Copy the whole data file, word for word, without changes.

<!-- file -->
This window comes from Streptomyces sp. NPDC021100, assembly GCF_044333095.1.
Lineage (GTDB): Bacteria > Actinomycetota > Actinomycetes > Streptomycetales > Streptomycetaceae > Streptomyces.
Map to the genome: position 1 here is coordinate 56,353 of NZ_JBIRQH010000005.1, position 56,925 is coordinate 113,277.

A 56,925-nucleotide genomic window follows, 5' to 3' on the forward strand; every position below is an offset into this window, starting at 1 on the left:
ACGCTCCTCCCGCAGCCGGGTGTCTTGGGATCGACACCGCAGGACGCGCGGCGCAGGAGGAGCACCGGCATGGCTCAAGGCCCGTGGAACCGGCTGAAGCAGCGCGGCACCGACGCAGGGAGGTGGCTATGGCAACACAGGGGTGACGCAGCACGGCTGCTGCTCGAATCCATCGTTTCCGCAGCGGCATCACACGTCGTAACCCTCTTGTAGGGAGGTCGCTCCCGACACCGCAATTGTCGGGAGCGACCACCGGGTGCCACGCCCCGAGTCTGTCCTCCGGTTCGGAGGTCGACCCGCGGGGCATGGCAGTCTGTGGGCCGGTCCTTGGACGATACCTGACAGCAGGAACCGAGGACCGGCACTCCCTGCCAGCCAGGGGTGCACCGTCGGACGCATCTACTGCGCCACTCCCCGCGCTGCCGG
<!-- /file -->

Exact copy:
This window comes from Streptomyces sp. NPDC021100, assembly GCF_044333095.1.
Lineage (GTDB): Bacteria > Actinomycetota > Actinomycetes > Streptomycetales > Streptomycetaceae > Streptomyces.
Map to the genome: position 1 here is coordinate 56,353 of NZ_JBIRQH010000005.1, position 56,925 is coordinate 113,277.

A 56,925-nucleotide genomic window follows, 5' to 3' on the forward strand; every position below is an offset into this window, starting at 1 on the left:
ACGCTCCTCCCGCAGCCGGGTGTCTTGGGATCGACACCGCAGGACGCGCGGCGCAGGAGGAGCACCGGCATGGCTCAAGGCCCGTGGAACCGGCTGAAGCAGCGCGGCACCGACGCAGGGAGGTGGCTATGGCAACACAGGGGTGACGCAGCACGGCTGCTGCTCGAATCCATCGTTTCCGCAGCGGCATCACACGTCGTAACCCTCTTGTAGGGAGGTCGCTCCCGACACCGCAATTGTCGGGAGCGACCACCGGGTGCCACGCCCCGAGTCTGTCCTCCGGTTCGGAGGTCGACCCGCGGGGCATGGCAGTCTGTGGGCCGGTCCTTGGACGATACCTGACAGCAGGAACCGAGGACCGGCACTCCCTGCCAGCCAGGGGTGCACCGTCGGACGCATCTACTGCGCCACTCCCCGCGCTGCCGG